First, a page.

Wilsons Disease Information - symptom, cause, picture, treatment of
Wilsons Disease Information
Occasional myoclonic jerks may occur in anyone, especially when drifting into sleep. General or multifocal myoclonus is common in patients with idiopathic epilepsy and is especially prominent in certain hereditary disorders characterized by seizures and progressive intellectual decline, such as the lipid storage diseases. It is also a feature of various rare degenerative disorders, notably Ramsay Hunt syndrome, and is common in subacute sclerosing panencephalitis and Creutzfeldt-Jakob disease. Generalized myoclonic jerking may accompany uremic and other metabolic encephalopathies, result from levodopa therapy, occur in alcohol or drug withdrawal states, or follow anoxic brain damage. It also occurs on a hereditary or sporadic basis as an isolated phenomenon in otherwise healthy subjects.
Segmental myoclonus is a rare manifestation of a focal spinal cord lesion. It may also be the clinical expression of epilepsia partialis continua, a disorder in which a repetitive focal epileptic discharge arises in the contralateral sensorimotor cortex, sometimes from an underlying structural lesion. An electroencephalogram is often helpful in clarifying the epileptic nature of the disorder, and CT or MRI scan may reveal the causal lesion.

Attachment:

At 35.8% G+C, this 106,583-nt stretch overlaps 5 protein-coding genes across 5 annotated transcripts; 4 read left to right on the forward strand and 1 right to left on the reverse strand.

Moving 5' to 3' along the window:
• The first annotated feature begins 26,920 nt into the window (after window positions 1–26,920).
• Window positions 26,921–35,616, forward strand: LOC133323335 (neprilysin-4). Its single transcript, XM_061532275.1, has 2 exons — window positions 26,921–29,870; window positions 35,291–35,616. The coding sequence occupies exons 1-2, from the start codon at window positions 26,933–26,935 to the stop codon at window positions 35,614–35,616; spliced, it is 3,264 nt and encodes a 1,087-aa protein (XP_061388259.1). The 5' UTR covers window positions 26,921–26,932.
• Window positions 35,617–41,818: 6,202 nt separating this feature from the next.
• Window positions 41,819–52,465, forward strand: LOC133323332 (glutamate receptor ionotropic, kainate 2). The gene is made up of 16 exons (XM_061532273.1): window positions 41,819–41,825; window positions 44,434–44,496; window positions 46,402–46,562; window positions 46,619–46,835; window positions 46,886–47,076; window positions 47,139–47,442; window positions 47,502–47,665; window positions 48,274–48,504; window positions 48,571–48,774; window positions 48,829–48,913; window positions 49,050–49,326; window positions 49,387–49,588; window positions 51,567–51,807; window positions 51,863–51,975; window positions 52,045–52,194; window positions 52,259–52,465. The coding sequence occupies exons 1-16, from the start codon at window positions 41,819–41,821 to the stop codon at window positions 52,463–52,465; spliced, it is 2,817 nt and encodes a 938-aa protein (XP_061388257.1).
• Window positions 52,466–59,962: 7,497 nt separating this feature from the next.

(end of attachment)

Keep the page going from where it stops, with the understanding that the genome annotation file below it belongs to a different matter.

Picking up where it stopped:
Wilsons Disease may respond to certain anticonvulsant drugs, especially valproic acid, or to one of the benzodiazepines, particularly clonazepam (Table 24–3). It may also respond to piracetam (up to 16.8 g daily). Wilsons Disease following anoxic brain damage is often responsive to oxitriptan (5-hydroxytryptophan), an investigational agent that is the precursor of serotonin, and sometimes to clonazepam. Oxitriptan is given in gradually increasing doses up to 1–1.5 mg daily. In patients with segmental myoclonus, a localized lesion should be searched for and treated appropriately.